What Are the Benefits of a Separation Agreement in Virginia?

Updated: Apr 3




When discussing a separation agreement with a client or potential client the question usually comes up as to what the benefits are to having a separation agreement. This can be a lengthy answer and, sometimes, fact specific to each case. In this post I will try to hit some of the highlights or benefits that apply to almost everyone. Again, this is not meant to be an all-inclusive list and does not account for the specifics of any one case. If you have questions about your matter, I always suggest that you consult with competent attorney.


Before I begin, I want to define what a separation agreement in Virginia actually is so that we are on the same page. Admittedly, this is very similar to the description that I have used in other posts, however, I wanted to remain consistent. If you have read these posts feel free to skip this paragraph unless you want to refresh your memory about separation agreements in Virginia. If you have read other posts this may redundant and you can feel free to skip to the next section. A separation agreement also known as a Stipulation and Property Settlement Agreement is a contract for the end of your marriage. Pretty dramatic word choice but it is true. When couples get divorced, either they can talk control of everything or they can let someone who knows absolutely nothing about you or your family and is obligated to follow the law not what is necessarily best for your family, a judge, make the decision. By creating a separation agreement, Virginia divorce courts almost always follow the agreement made between the parties.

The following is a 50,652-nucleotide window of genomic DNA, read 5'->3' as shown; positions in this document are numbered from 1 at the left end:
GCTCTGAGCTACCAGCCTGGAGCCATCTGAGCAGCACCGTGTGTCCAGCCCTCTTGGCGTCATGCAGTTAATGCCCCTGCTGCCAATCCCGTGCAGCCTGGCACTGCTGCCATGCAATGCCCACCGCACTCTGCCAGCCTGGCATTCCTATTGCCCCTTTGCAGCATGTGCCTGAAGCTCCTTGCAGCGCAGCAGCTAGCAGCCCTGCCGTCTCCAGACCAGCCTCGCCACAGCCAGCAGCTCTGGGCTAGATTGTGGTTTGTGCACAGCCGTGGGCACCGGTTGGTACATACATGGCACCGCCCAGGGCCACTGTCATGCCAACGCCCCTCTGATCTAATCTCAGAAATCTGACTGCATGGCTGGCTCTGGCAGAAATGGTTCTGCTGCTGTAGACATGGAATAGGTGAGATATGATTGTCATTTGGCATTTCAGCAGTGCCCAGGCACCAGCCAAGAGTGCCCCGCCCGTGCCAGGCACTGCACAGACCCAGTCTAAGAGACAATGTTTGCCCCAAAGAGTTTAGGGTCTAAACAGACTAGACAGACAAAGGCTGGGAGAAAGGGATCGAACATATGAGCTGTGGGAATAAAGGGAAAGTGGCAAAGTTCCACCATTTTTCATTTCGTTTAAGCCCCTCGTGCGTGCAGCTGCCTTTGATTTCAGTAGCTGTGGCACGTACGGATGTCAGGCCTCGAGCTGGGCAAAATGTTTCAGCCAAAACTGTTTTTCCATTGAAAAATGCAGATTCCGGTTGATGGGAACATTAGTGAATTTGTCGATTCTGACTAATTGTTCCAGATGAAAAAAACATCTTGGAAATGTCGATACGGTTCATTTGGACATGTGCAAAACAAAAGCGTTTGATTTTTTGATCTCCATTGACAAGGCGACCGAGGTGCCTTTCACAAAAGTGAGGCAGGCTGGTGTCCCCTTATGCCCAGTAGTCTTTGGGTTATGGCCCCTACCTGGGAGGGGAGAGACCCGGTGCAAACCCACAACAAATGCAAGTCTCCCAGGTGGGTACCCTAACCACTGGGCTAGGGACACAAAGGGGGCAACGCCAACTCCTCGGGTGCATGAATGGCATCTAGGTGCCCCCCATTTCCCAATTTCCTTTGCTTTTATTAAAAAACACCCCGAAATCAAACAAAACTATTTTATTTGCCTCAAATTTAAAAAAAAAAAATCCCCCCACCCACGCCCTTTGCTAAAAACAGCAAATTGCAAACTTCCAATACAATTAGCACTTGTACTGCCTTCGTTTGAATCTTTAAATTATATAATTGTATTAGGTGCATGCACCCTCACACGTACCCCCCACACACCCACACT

So when discussing the benefits of a separation agreement in Virginia we have to start with the biggest and most prominent benefit – control. Think about this for a moment, a divorce affects the most intimate aspects of your life. A judge can decide who lives in the marital home, who pays debts, how much support is paid, and even your ability to see or parent your children. Remember that the judge is the least informed person in any trial as the Court only gets to hear information provided by witnesses. Additionally, a judge is bound by the rules of evidence, civil procedure, and the laws applicable to your case. Lastly, a judge is human who comes to the case with their own opinion as to how things should occur or what should happen. By writing a separation agreement, the couple takes control away from the judge and puts it in their own hands. Control – of your finances, your living situation, your retirement, your children, and so much more.